Focus on the issueBefore you speak with another person or group about an existing conflict, keep in mind that your perspective may not be as objective as you would like to believe. Give yourself time to let go of disruptive emotions so you can approach the other person with respect. This allows you to maintain your dignity while preserving the other person's as well.
Consider temporarily giving up your position of thinking, at least for the period of time it will take to reach an initial agreement. Don't contemplate alternatives. As difficult as it may seem, put aside personal differences and focus on the issue and the common cause shared within the organization. With safety, this should be easy to do.
Meet on neutral groundSometimes it's helpful to choose a location that's not considered your 'turf' or theirs, particularly if there's a lot of tension. Go to a break area, a conference room, someone else's office, or even out to lunch.
Also, consider using a facilitator if the conflict is very intense. Remember to leave enough time to get through the process without feeling rushed.
Stick to the factsIt's often better to describe what actions have been observed rather than telling someone about their attitude.
Describe behaviors that have occurred, not personality issues or characteristics.
Be specific about what you've observed. Here's an example: You watch as Joe, a maintenance associate, abruptly walks out of a steering committee meeting. You know that something is wrong. Later, you approach Joe and ask him if something was bothering him at the meeting.
You let him know that you saw him walk out of the meeting and that you were a bit concerned. Let Joe know that this is only your opinion by saying, "I saw you leave and I'm a bit concerned . . ." Emphasize that this is only your opinion.
Joe says that he's upset because the new fall protection equipment that's been discussed should have arrived over a month ago, and he feels his safety and that of his co-workers is being compromised. What Joe doesn't know is that the manufacturer and the distributor are in conflict and design issues had to be addressed. Communications regarding this delay were poorly handled. Though Joe is still a bit upset, he now believes that there are 'acceptable' alternatives. In fact, he had already 'brainstormed' several of them with his co-workers.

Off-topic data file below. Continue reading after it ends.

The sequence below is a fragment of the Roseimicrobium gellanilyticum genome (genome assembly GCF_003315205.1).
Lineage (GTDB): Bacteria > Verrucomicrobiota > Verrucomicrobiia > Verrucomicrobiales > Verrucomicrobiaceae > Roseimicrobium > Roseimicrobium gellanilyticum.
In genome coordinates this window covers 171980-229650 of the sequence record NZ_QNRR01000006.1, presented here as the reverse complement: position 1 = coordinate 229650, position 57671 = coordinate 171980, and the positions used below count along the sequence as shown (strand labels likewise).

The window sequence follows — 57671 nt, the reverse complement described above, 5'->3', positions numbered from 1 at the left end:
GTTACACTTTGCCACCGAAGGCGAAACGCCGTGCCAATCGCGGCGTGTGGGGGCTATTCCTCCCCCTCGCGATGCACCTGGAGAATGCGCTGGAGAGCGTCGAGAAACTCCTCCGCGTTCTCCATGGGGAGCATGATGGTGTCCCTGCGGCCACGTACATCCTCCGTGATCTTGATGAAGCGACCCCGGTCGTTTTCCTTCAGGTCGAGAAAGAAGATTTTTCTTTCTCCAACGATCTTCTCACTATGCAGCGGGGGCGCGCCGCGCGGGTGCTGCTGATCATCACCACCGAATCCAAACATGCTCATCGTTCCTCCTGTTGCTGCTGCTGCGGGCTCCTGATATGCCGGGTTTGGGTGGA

Listen upIt's important to hear others first. Listening is vital to resolving conflict, it's 'the great equalizer.' Emotionally, many people just need to vent before they're able to accept the viewpoint of another. By listening, you demonstrate that what someone has to say is important ? important enough to 'really listen.'
While listening, don't allow your mind to wander in order to prepare your next thought or position. Concentrate on what is being said, and what the person is doing while they speak.
Work for a win-winJoe was disturbed about the absence of fall protection, in particular about the units on back-order. Once his concerns were laid out on the table, the issue became clear and alternatives were addressed. In fact, guardrails were added at the work site and fall protection from another organization was borrowed until the new equipment arrived.
Follow through and follow upFollow through on proposed solutions to make sure they are acceptable and appropriate. Conflict and tension may still be present if solutions are not further addressed. From time to time, check back and ask questions that allow for more communication about the solution. This is an important part of resolving conflict. If the conflict is large, take time to celebrate in some small way and let go of the past.
Be readyHow individuals or groups react to conflict can vary, and you must be ready to deal with each response. Some groups or people want the resolution to be their own way or no way at all. Others avoid any form of perceived conflict and deny that there is a problem. Some simply give in even if the resolution is not acceptable to them. And some individuals are willing to take a loss, compromising if they feel they must.
To summarize, the best approach to resolving conflict is to use ideas from both parties to develop a solution that is better than what individuals could have contributed on their own. And do this in a non-threatening manner.
Fear, a potent ingredient in conflict, brings unrest and leads to frustration.
This affects communication at home and at work. Fear also impacts performance in terms of productivity.
David J. Sarkus, MS, CSP, is a health and safety consultant specializing in behavior-based interventions and safety management evaluations. Based in Monongahela, PA, Dave can be reached at (724) 379-6439; firstname.lastname@example.org; www.mvid.com/davidsarkus.